This equation computes the final temperature of an ideal gas after a pressure change occurs; in other words, if you know the initial state of a gas, you can determine the final state using the pressure-temperature law for an ideal gas known as Gay-Lussac's Law.
To compute the final temperature, you input the following variable values:
The pressure- volume relationship of Gay-Lussac's Law is a simple equation expressing the proportional relationship between temperature and pressure of an ideal gas. This is often referred to as Amontons' Law of of Pressure-Temperature. The law simply states that as temperature increases so does pressure as long as the quantities for volume and mass remain constant.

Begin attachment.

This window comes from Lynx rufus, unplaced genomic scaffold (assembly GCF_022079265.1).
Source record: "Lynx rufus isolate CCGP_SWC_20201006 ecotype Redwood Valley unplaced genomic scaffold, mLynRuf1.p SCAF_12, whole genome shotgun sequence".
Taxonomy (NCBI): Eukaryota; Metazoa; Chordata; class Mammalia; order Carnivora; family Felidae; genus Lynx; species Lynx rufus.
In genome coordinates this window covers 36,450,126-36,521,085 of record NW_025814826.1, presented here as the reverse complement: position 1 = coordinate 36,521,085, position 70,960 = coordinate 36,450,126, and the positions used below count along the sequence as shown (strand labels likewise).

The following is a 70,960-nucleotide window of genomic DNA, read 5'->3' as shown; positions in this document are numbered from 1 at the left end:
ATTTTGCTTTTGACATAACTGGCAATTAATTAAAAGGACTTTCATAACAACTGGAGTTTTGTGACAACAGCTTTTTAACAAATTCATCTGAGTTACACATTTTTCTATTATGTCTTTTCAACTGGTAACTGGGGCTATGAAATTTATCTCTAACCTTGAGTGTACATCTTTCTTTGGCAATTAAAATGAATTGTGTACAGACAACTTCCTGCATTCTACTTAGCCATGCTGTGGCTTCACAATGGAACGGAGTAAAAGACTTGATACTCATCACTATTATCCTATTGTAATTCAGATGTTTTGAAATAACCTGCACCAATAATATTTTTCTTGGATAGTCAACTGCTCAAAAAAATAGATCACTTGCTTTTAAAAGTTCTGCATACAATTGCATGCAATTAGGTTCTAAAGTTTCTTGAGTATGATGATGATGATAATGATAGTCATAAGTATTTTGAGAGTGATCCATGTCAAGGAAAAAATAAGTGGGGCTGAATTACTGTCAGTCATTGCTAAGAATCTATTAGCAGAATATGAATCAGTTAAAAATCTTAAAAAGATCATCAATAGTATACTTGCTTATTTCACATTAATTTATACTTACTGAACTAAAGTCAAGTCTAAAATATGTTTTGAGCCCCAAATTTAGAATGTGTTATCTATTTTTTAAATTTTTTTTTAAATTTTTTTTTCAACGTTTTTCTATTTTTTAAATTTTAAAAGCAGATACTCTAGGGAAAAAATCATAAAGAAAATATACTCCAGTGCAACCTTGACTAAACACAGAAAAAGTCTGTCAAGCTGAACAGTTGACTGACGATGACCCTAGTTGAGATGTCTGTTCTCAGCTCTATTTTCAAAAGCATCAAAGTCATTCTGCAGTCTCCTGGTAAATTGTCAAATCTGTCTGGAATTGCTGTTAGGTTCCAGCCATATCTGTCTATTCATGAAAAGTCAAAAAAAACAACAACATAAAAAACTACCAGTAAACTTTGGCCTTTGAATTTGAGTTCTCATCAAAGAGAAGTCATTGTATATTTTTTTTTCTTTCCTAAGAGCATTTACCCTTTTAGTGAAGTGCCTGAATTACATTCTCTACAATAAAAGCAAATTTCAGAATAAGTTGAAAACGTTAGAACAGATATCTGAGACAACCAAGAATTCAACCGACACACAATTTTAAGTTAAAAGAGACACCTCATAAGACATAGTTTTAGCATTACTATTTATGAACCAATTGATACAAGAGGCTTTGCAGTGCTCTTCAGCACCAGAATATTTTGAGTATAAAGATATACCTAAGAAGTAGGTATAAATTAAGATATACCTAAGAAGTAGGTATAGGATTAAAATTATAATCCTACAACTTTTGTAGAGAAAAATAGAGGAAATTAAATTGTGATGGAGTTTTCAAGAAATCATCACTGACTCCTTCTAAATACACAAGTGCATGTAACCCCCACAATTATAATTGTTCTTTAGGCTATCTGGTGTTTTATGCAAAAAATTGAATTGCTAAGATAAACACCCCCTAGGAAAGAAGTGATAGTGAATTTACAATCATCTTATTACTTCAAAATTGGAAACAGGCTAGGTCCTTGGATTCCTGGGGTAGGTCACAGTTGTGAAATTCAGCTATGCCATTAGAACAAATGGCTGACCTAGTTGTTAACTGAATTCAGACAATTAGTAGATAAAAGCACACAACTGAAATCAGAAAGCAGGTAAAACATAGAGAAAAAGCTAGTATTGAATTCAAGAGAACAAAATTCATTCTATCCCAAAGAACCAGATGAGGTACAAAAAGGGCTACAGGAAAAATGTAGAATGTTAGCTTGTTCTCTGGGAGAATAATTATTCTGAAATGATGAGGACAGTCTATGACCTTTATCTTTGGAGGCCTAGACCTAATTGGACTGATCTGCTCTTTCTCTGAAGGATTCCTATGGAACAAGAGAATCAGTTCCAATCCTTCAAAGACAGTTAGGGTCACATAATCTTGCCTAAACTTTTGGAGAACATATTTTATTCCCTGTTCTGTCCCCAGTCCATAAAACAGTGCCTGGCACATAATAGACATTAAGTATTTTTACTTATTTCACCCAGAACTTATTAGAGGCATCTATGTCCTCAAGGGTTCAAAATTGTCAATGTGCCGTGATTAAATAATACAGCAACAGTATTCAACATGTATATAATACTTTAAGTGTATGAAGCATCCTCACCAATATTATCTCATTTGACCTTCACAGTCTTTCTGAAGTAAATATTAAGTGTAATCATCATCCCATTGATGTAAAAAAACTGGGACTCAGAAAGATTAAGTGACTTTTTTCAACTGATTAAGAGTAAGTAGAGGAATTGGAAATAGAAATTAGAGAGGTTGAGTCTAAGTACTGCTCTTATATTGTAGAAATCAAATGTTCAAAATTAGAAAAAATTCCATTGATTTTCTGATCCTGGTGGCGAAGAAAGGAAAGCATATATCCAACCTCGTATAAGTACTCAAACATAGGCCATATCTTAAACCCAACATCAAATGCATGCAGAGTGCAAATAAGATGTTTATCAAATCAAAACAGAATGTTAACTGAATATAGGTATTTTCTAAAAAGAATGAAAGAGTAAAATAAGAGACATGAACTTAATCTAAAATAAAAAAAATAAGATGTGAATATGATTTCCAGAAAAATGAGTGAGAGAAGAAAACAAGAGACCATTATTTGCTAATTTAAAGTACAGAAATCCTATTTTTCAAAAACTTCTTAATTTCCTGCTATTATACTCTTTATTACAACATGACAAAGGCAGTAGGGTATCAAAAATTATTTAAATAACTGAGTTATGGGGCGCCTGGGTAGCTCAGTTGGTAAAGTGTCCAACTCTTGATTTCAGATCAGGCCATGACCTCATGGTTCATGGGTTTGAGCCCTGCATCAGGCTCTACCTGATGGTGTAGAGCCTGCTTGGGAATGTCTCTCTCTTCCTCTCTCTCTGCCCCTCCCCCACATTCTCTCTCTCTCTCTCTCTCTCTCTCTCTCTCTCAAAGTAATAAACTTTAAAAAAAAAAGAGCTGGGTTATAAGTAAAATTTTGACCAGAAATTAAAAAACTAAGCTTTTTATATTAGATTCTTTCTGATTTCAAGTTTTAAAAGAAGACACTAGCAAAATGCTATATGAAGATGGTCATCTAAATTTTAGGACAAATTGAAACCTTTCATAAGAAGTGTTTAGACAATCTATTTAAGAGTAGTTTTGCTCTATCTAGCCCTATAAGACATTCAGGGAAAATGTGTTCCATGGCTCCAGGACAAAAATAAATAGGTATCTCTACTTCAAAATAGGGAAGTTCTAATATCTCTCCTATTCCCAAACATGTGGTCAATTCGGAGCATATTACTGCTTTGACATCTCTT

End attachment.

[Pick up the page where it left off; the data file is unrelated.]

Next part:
Mathematically, this law is represented by: `P_1*T_2 = P_2*T_1`
Since Thermodynamics, is concerned with heat and its relation to energy and work, relating such attributes of gases as temperature, internal energy, entropy, and pressure, this law applies to both Thermodynamics and Chemistry.
The Gay-Lussac Law applies to Thermodynamics as well as a number of topics in science and engineering, in physics, chemistry, chemical engineering, aerospace engineering, mechanical engineering, cell biology, biomedical engineering, and materials sciences.